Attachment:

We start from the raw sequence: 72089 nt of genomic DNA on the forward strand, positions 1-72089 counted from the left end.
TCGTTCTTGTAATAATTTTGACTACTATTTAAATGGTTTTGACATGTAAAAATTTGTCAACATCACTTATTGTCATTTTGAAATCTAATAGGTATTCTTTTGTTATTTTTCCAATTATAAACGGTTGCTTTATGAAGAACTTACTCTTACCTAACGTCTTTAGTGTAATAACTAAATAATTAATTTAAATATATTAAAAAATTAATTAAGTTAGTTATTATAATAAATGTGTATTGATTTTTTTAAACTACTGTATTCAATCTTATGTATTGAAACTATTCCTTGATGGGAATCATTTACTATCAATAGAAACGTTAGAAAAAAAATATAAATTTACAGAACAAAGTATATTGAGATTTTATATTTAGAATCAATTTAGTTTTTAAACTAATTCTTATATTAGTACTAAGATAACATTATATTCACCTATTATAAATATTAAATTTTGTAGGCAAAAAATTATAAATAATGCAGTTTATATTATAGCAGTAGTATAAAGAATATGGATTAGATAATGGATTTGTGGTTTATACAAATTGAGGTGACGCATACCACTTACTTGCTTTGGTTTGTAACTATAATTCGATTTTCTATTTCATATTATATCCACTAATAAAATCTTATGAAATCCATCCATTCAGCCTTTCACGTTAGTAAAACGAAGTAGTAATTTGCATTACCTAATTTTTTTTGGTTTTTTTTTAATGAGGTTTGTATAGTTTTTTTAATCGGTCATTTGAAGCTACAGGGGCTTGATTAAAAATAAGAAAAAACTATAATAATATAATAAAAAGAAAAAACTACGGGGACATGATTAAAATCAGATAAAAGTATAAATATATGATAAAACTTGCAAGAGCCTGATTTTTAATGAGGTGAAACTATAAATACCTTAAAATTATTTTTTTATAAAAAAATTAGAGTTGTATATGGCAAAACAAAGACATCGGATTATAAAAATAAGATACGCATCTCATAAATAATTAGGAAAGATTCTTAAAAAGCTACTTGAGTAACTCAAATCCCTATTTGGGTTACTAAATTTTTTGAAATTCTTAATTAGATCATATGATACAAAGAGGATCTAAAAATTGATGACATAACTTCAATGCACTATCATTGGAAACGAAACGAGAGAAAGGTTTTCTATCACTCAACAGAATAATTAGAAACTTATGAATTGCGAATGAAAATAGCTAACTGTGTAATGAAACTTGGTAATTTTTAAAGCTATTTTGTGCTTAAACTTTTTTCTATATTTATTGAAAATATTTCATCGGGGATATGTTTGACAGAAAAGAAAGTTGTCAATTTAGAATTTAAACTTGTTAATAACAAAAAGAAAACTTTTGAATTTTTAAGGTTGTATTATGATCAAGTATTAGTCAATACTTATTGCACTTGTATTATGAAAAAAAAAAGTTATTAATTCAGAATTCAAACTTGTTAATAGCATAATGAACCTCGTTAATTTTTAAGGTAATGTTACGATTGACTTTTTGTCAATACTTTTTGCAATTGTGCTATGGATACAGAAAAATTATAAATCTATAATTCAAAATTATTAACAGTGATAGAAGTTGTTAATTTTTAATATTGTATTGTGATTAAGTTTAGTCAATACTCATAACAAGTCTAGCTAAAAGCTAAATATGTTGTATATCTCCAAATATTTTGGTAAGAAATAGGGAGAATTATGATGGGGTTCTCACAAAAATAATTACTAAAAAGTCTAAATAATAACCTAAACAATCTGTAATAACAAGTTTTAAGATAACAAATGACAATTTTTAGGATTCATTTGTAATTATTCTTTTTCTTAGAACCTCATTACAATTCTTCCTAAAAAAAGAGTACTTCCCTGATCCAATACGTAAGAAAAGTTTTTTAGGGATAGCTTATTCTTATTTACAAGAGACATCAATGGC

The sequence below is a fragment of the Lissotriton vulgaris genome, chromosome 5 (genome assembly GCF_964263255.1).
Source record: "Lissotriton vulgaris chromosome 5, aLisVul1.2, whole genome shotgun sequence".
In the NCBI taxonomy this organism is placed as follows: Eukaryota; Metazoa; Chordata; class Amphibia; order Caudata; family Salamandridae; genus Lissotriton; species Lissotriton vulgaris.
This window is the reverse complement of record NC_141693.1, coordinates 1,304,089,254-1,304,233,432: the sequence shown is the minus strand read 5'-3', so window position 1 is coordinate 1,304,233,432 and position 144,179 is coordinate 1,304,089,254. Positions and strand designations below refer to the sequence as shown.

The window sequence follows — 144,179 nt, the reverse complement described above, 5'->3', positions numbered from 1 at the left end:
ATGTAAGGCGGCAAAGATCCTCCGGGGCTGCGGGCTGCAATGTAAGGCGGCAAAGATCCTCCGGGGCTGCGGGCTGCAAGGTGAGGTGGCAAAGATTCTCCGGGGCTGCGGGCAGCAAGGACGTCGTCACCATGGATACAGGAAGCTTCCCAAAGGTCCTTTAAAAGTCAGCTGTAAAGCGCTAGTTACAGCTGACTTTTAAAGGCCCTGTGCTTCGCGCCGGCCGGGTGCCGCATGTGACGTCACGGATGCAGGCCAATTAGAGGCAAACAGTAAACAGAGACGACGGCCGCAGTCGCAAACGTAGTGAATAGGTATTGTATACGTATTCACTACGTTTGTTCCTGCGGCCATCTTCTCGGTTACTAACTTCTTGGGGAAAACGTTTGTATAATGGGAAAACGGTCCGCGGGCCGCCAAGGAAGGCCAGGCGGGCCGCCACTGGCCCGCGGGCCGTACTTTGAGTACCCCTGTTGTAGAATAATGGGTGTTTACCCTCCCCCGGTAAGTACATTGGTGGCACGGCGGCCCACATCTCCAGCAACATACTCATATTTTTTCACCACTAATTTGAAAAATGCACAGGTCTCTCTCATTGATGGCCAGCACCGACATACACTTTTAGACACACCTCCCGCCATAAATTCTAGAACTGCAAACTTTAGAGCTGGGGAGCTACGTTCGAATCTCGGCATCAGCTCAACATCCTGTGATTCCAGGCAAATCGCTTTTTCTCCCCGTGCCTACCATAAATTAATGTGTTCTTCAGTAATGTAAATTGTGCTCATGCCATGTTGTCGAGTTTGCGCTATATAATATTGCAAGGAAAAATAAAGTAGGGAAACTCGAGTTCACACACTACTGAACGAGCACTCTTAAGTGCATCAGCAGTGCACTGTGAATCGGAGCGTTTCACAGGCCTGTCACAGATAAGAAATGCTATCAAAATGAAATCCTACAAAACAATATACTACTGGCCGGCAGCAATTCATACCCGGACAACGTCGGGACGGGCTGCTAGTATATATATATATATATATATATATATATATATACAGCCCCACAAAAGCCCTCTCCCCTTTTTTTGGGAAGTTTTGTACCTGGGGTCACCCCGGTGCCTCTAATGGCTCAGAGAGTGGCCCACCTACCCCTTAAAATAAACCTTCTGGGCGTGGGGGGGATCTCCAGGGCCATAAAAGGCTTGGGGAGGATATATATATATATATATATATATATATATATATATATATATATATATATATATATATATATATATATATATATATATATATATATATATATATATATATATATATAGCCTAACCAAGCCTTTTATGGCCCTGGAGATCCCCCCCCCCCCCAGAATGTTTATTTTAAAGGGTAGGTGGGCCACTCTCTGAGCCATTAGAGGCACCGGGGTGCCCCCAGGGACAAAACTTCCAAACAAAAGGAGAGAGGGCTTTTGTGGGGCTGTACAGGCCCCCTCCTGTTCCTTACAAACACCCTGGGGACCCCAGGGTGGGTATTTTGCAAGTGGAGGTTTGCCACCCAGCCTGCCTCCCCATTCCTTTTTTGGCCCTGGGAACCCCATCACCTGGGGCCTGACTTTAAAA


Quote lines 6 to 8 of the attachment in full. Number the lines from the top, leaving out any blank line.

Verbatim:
This window is the reverse complement of record NC_141693.1, coordinates 1,304,089,254-1,304,233,432: the sequence shown is the minus strand read 5'-3', so window position 1 is coordinate 1,304,233,432 and position 144,179 is coordinate 1,304,089,254. Positions and strand designations below refer to the sequence as shown.

The window sequence follows — 144,179 nt, the reverse complement described above, 5'->3', positions numbered from 1 at the left end:
ATGTAAGGCGGCAAAGATCCTCCGGGGCTGCGGGCTGCAATGTAAGGCGGCAAAGATCCTCCGGGGCTGCGGGCTGCAAGGTGAGGTGGCAAAGATTCTCCGGGGCTGCGGGCAGCAAGGACGTCGTCACCATGGATACAGGAAGCTTCCCAAAGGTCCTTTAAAAGTCAGCTGTAAAGCGCTAGTTACAGCTGACTTTTAAAGGCCCTGTGCTTCGCGCCGGCCGGGTGCCGCATGTGACGTCACGGATGCAGGCCAATTAGAGGCAAACAGTAAACAGAGACGACGGCCGCAGTCGCAAACGTAGTGAATAGGTATTGTATACGTATTCACTACGTTTGTTCCTGCGGCCATCTTCTCGGTTACTAACTTCTTGGGGAAAACGTTTGTATAATGGGAAAACGGTCCGCGGGCCGCCAAGGAAGGCCAGGCGGGCCGCCACTGGCCCGCGGGCCGTACTTTGAGTACCCCTGTTGTAGAATAATGGGTGTTTACCCTCCCCCGGTAAGTACATTGGTGGCACGGCGGCCCACATCTCCAGCAACATACTCATATTTTTTCACCACTAATTTGAAAAATGCACAGGTCTCTCTCATTGATGGCCAGCACCGACATACACTTTTAGACACACCTCCCGCCATAAATTCTAGAACTGCAAACTTTAGAGCTGGGGAGCTACGTTCGAATCTCGGCATCAGCTCAACATCCTGTGATTCCAGGCAAATCGCTTTTTCTCCCCGTGCCTACCATAAATTAATGTGTTCTTCAGTAATGTAAATTGTGCTCATGCCATGTTGTCGAGTTTGCGCTATATAATATTGCAAGGAAAAATAAAGTAGGGAAACTCGAGTTCACACACTACTGAACGAGCACTCTTAAGTGCATCAGCAGTGCACTGTGAATCGGAGCGTTTCACAGGCCTGTCACAGATAAGAAATGCTATCAAAATGAAATCCTACAAAACAATATACTACTGGCCGGCAGCAATTCATACCCGGACAACGTCGGGACGGGCTGCTAGTATATATATATATATATATATATATATATATATACAGCCCCACAAAAGCCCTCTCCCCTTTTTTTGGGAAGTTTTGTACCTGGGGTCACCCCGGTGCCTCTAATGGCTCAGAGAGTGGCCCACCTACCCCTTAAAATAAACCTTCTGGGCGTGGGGGGGATCTCCAGGGCCATAAAAGGCTTGGGGAGGATATATATATATATATATATATATATATATATATATATATATATATATATATATATATATATATATATATATATATATATATATATATATATATATATATATATATAGCCTAACCAAGCCTTTTATGGCCCTGGAGATCCCCCCCCCCCCCAGAATGTTTATTTTAAAGGGTAGGTGGGCCACTCTCTGAGCCATTAGAGGCACCGGGGTGCCCCCAGGGACAAAACTTCCAAACAAAAGGAGAGAGGGCTTTTGTGGGGCTGTACAGGCCCCCTCCTGTTCCTTACAAACACCCTGGGGACCCCAGGGTGGGTATTTTGCAAGTGGAGGTTTGCCACCCAGCCTGCCTCCCCATTCCTTTTTTGGCCCTGGGAACCCCATCACCTGGGGCCTGACTTTAAAA